This month, the Wall Street Journal reported that U.S. President Donald Trump has been pressuring Germany to drop its support for a major new Russian gas pipeline if Europe wants to avoid a trade war with Washington, while a senior U.S. diplomat warned that the project could be hit with U.S. sanctions; Russian President Vladimir Putin responded defiantly. This development, sadly, fuels the further politicization of the European gas market—a space that, in many ways, has reflected the triumphs of a depoliticized, pro-market technocracy, which has managed to stimulate competition and lower prices irrespective of changing political trends. Just last year, Trump called on European countries to buy American liquefied natural gas, or LNG, which, for now, remains more expensive than Russia’s pipeline gas. Certainly, the U.S. has much to gain on the global gas market, which has changed drastically over the past decade, as America rapidly transformed from an importer to an exporter. Europe’s gas market, meanwhile, has much to gain from additional supply. But Trump’s approach, especially if the latest reports are true, both alienates Western European partners and feeds into a sensationalist, simplistic portrayal of the new U.S. role’s effect on Russia—as a zero-sum game, in which these new, plentiful U.S. gas supplies serve as an antidote to Russia's “gas dominance” in Europe and hence to Moscow's political leverage.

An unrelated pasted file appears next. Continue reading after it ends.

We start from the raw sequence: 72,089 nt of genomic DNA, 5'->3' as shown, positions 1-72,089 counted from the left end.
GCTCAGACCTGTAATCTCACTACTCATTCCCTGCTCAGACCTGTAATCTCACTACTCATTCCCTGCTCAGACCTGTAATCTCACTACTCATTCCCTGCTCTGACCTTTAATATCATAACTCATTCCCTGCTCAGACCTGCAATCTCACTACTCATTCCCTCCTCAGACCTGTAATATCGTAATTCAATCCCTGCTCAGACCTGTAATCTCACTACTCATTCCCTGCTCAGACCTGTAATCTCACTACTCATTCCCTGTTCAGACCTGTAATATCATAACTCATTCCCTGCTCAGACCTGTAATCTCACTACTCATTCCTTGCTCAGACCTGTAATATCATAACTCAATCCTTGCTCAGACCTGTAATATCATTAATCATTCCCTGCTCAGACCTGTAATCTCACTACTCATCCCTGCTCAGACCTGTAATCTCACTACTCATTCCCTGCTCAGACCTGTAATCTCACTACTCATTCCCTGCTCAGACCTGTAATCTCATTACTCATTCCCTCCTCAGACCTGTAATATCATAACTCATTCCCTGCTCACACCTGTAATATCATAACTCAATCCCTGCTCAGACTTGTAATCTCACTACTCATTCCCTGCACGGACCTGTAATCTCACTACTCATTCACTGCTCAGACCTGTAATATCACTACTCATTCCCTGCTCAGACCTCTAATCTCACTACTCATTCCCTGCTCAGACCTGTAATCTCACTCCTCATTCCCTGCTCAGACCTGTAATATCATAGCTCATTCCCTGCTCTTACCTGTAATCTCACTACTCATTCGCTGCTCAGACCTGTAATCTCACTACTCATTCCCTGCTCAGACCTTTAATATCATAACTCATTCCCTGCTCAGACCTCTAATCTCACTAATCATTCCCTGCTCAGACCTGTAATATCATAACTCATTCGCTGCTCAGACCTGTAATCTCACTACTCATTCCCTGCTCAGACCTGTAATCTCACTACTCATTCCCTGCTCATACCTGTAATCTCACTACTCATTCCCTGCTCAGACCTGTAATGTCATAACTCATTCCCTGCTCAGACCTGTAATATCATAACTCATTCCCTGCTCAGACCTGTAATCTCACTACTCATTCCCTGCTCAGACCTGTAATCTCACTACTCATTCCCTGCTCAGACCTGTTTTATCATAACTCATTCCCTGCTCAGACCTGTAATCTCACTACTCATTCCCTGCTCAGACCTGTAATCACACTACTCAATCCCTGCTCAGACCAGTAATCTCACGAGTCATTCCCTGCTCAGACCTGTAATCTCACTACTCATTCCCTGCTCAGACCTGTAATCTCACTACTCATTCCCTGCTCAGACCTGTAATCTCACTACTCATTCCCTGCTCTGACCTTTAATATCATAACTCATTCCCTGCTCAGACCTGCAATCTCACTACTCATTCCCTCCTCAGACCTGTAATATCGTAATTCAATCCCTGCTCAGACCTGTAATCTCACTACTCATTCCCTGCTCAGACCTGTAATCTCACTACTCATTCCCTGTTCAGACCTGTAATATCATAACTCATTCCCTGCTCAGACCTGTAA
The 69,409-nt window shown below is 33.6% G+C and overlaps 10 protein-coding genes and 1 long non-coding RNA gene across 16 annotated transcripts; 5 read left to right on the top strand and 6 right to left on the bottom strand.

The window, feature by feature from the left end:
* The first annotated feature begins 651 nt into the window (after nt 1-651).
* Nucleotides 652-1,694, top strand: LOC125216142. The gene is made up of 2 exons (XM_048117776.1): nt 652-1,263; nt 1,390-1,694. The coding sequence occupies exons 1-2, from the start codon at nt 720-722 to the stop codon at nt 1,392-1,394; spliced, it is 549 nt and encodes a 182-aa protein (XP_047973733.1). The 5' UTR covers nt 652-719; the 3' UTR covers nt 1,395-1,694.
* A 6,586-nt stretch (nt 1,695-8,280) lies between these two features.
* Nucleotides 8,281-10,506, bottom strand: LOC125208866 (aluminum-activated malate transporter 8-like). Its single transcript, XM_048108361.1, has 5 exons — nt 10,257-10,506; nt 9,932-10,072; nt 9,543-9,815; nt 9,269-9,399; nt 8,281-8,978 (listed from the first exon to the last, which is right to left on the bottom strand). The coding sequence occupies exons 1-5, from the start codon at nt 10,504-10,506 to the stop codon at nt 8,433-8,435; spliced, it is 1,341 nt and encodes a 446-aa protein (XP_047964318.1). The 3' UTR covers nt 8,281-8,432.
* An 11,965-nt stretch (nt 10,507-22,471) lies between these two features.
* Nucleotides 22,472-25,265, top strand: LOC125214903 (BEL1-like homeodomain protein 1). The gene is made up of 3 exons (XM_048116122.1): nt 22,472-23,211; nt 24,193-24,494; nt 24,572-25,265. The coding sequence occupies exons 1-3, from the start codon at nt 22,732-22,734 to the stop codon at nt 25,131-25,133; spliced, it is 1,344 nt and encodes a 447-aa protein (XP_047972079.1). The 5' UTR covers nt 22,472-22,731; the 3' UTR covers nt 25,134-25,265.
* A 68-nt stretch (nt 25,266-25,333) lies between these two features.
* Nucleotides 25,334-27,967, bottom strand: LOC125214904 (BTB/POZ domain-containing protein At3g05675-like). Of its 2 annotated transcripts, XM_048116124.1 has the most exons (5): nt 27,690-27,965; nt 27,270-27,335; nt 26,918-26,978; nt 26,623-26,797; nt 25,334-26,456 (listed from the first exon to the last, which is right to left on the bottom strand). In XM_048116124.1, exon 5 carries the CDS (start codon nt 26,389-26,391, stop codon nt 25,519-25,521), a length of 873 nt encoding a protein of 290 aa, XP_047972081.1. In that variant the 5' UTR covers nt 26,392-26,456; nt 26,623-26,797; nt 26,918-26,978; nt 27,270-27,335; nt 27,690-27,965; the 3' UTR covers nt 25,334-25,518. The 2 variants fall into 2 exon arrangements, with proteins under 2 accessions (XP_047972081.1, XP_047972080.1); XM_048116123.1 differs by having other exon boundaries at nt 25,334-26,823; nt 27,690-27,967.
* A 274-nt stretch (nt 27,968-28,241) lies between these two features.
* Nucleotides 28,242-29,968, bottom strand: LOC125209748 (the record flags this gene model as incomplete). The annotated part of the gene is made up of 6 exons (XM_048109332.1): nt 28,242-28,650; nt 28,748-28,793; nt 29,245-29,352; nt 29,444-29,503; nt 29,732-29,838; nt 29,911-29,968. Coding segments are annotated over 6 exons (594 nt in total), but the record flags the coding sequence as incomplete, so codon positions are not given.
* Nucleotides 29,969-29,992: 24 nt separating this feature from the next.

Windfall: How the New Energy Abundance Upends Global Politics and Strengthens America's Power

Simon & Schuster

Analysis & Opinions - Oxford University Press

Windfall: How the New Energy Abundance Upends Global Politics and Strengthens America's Power

| May 01, 2018

In conclusion, much has been written about the world's energy resources, but only a few books have been able to link energy realities to geopolitics. Windfall provides an important corrective to conventional wisdom on foreign and energy policies—and shows how the US can take full advantage of the new energy landscape. Thus O'Sullivan shows that by looking at both foreign policy and energy markets, businesses will make better investment decisions and policy-makers will make better strategic decisions.